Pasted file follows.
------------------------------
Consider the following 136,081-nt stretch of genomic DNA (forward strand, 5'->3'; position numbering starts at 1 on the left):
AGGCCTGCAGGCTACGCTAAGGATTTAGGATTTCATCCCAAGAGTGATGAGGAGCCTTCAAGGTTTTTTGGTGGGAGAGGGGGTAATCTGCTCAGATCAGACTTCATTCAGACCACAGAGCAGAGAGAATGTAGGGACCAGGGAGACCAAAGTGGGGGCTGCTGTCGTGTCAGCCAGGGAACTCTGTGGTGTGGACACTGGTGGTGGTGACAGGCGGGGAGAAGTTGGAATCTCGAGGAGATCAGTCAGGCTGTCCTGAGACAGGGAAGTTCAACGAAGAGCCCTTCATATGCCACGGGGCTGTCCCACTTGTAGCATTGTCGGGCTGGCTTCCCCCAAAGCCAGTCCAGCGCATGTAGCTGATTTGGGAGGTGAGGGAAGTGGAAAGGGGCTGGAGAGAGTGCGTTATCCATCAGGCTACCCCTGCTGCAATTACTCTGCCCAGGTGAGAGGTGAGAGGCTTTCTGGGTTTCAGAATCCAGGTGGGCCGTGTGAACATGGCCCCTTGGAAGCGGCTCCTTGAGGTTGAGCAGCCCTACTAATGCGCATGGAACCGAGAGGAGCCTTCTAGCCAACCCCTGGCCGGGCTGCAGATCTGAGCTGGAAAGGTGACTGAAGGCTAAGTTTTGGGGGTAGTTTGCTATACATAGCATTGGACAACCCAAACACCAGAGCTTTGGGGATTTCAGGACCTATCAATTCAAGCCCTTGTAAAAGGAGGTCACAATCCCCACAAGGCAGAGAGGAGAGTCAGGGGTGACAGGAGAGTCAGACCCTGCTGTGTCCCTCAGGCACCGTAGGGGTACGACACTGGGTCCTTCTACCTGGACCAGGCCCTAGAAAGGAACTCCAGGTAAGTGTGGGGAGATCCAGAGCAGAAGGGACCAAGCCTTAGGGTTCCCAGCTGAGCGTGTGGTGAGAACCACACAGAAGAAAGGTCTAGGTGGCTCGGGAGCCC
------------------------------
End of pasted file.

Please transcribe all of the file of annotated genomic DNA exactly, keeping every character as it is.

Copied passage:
Consider the following 136,081-nt stretch of genomic DNA (forward strand, 5'->3'; position numbering starts at 1 on the left):
AGGCCTGCAGGCTACGCTAAGGATTTAGGATTTCATCCCAAGAGTGATGAGGAGCCTTCAAGGTTTTTTGGTGGGAGAGGGGGTAATCTGCTCAGATCAGACTTCATTCAGACCACAGAGCAGAGAGAATGTAGGGACCAGGGAGACCAAAGTGGGGGCTGCTGTCGTGTCAGCCAGGGAACTCTGTGGTGTGGACACTGGTGGTGGTGACAGGCGGGGAGAAGTTGGAATCTCGAGGAGATCAGTCAGGCTGTCCTGAGACAGGGAAGTTCAACGAAGAGCCCTTCATATGCCACGGGGCTGTCCCACTTGTAGCATTGTCGGGCTGGCTTCCCCCAAAGCCAGTCCAGCGCATGTAGCTGATTTGGGAGGTGAGGGAAGTGGAAAGGGGCTGGAGAGAGTGCGTTATCCATCAGGCTACCCCTGCTGCAATTACTCTGCCCAGGTGAGAGGTGAGAGGCTTTCTGGGTTTCAGAATCCAGGTGGGCCGTGTGAACATGGCCCCTTGGAAGCGGCTCCTTGAGGTTGAGCAGCCCTACTAATGCGCATGGAACCGAGAGGAGCCTTCTAGCCAACCCCTGGCCGGGCTGCAGATCTGAGCTGGAAAGGTGACTGAAGGCTAAGTTTTGGGGGTAGTTTGCTATACATAGCATTGGACAACCCAAACACCAGAGCTTTGGGGATTTCAGGACCTATCAATTCAAGCCCTTGTAAAAGGAGGTCACAATCCCCACAAGGCAGAGAGGAGAGTCAGGGGTGACAGGAGAGTCAGACCCTGCTGTGTCCCTCAGGCACCGTAGGGGTACGACACTGGGTCCTTCTACCTGGACCAGGCCCTAGAAAGGAACTCCAGGTAAGTGTGGGGAGATCCAGAGCAGAAGGGACCAAGCCTTAGGGTTCCCAGCTGAGCGTGTGGTGAGAACCACACAGAAGAAAGGTCTAGGTGGCTCGGGAGCCC